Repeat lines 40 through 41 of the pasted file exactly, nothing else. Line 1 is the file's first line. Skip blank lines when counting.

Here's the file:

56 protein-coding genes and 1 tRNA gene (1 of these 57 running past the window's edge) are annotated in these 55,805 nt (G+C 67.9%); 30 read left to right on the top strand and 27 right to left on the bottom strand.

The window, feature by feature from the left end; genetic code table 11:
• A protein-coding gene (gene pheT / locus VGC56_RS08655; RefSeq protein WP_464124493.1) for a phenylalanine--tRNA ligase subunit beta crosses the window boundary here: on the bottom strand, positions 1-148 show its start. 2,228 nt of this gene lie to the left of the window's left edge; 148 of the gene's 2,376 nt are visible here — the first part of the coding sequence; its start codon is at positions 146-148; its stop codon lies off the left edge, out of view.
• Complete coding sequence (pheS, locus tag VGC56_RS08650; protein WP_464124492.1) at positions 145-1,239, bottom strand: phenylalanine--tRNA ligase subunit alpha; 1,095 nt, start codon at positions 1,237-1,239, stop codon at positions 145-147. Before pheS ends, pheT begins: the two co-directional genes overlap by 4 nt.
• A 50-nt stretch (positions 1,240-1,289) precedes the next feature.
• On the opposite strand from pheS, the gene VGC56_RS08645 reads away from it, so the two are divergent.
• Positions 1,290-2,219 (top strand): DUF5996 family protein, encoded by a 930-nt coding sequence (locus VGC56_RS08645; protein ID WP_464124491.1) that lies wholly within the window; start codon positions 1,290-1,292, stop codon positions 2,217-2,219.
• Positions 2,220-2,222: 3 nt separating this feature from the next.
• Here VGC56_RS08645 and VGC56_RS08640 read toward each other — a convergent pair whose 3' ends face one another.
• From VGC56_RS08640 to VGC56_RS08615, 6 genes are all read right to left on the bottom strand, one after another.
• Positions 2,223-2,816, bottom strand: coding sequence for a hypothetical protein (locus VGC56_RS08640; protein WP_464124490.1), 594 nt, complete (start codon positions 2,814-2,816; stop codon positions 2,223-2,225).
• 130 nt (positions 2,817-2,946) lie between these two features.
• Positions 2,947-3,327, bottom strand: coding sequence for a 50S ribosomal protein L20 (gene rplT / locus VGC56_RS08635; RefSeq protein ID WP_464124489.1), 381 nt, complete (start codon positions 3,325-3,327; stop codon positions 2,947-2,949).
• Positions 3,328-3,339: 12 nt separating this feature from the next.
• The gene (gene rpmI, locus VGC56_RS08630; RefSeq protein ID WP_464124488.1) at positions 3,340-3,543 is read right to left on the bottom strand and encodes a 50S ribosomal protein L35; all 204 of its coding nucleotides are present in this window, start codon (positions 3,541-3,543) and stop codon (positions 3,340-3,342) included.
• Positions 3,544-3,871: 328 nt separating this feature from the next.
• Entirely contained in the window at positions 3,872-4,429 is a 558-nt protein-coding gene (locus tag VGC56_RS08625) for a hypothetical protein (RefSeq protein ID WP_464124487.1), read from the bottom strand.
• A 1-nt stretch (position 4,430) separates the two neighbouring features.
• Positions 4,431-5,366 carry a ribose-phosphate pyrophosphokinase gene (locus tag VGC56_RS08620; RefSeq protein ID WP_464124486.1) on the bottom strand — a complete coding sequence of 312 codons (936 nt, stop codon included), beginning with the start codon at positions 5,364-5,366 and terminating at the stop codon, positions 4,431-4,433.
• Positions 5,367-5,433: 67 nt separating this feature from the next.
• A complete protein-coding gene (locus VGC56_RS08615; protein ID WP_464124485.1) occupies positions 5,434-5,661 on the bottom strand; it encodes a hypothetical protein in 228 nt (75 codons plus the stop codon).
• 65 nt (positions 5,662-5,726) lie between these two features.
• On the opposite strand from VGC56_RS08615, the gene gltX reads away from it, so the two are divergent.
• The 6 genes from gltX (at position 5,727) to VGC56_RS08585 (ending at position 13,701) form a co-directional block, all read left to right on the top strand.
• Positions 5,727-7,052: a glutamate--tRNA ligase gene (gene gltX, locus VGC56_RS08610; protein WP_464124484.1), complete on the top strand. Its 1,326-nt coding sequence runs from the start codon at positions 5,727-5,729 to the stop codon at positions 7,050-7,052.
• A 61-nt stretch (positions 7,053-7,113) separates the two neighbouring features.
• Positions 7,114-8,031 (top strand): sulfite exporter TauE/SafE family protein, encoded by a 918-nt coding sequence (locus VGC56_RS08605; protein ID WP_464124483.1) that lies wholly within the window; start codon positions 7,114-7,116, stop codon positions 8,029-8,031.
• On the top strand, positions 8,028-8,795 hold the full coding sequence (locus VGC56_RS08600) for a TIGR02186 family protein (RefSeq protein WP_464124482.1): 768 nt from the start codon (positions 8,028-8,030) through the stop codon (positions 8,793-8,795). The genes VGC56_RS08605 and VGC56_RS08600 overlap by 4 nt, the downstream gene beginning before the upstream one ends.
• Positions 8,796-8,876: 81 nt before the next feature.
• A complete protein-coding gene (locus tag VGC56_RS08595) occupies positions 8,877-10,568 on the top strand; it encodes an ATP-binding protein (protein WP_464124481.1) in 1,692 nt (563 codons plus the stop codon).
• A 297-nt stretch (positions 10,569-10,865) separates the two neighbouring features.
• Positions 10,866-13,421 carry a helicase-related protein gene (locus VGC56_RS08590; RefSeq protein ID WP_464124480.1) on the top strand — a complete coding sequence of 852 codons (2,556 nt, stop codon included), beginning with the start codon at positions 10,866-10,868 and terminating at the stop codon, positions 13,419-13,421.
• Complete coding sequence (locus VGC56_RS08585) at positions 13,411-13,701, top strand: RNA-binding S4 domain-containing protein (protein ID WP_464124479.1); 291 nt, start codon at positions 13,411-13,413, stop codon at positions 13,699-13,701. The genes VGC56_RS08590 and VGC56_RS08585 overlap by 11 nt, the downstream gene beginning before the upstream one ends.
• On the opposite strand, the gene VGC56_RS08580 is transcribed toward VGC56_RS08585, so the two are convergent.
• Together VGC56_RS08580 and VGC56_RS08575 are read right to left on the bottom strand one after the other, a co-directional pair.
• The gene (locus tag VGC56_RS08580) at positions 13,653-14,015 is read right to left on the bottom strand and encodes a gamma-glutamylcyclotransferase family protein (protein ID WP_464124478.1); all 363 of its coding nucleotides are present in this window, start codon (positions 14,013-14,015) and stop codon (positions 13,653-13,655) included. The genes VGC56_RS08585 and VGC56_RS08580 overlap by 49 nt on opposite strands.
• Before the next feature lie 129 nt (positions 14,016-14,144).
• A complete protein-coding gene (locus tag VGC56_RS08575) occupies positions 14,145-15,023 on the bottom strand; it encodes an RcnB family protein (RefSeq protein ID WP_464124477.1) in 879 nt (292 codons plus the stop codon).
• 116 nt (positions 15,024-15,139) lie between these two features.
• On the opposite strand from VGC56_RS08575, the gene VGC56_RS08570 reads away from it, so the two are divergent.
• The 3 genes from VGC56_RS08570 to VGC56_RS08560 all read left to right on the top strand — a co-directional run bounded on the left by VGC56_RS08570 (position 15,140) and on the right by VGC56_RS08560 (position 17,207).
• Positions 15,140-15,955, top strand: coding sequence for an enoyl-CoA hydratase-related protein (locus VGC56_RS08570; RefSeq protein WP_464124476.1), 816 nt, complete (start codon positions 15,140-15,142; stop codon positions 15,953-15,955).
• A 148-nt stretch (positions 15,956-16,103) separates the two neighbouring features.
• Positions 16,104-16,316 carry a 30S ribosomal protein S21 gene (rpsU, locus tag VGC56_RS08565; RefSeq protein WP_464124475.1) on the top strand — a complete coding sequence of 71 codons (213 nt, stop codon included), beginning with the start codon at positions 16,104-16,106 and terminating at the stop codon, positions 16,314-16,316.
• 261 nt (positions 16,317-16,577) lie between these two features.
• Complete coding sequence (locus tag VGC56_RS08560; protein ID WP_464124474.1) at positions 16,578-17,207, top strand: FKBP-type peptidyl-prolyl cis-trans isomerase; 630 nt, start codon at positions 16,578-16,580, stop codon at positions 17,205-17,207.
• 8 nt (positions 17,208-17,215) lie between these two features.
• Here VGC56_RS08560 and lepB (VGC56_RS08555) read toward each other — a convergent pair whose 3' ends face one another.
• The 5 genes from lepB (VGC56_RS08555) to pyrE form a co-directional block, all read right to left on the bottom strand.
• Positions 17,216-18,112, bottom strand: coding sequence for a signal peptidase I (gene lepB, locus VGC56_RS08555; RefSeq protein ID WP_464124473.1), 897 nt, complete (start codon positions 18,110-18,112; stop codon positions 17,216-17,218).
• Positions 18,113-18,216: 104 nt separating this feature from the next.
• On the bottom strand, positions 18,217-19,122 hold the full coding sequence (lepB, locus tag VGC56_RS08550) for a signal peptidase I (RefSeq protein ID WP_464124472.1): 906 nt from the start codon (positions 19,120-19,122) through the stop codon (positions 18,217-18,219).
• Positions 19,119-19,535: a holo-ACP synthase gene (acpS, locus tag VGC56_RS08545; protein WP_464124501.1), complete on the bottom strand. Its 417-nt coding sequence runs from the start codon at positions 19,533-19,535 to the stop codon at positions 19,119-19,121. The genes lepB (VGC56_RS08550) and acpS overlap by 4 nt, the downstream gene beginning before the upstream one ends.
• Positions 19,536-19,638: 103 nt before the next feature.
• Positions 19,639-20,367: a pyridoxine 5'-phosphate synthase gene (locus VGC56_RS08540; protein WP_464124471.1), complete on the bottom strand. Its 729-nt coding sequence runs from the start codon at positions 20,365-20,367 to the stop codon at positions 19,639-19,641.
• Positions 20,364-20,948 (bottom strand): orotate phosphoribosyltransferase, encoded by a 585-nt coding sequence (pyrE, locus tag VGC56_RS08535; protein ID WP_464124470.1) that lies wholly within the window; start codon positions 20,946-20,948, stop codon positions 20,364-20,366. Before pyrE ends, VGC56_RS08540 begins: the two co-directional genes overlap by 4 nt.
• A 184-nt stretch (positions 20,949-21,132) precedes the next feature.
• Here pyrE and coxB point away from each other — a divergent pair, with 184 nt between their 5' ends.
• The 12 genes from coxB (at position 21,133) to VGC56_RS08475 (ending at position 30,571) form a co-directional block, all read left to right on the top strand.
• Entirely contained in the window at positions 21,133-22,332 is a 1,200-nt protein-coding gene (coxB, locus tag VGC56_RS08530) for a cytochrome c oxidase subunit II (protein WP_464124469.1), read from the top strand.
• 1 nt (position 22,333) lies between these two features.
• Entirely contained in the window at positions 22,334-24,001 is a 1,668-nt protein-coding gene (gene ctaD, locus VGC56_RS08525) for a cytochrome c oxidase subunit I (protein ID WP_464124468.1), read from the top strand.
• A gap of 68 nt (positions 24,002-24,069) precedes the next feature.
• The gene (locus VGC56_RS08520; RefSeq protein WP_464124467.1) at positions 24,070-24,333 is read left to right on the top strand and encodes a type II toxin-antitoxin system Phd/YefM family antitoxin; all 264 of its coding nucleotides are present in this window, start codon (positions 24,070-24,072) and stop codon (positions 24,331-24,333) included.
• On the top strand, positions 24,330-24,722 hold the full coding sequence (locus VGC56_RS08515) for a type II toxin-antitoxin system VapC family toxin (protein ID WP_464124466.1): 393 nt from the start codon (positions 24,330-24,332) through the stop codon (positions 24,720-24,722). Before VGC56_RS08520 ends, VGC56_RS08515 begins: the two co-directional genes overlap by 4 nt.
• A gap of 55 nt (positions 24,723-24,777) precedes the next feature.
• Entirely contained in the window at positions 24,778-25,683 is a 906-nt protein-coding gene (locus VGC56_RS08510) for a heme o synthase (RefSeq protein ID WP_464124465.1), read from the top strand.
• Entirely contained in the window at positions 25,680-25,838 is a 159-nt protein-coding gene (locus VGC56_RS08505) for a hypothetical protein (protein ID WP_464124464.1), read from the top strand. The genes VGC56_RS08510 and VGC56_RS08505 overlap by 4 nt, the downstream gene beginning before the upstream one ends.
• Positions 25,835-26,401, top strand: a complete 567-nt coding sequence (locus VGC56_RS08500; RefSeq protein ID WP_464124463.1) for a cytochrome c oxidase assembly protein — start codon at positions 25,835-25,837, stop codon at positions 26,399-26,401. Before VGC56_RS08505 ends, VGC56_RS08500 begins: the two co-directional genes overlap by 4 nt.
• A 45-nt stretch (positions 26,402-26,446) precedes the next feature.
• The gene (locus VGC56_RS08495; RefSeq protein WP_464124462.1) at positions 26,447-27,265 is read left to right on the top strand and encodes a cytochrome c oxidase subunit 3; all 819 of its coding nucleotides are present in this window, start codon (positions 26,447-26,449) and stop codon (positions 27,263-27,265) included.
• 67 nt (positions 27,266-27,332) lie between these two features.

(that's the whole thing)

• On the opposite strand from VGC56_RS08575, the gene VGC56_RS08570 reads away from it, so the two are divergent.
• The 3 genes from VGC56_RS08570 to VGC56_RS08560 all read left to right on the top strand — a co-directional run bounded on the left by VGC56_RS08570 (position 15,140) and on the right by VGC56_RS08560 (position 17,207).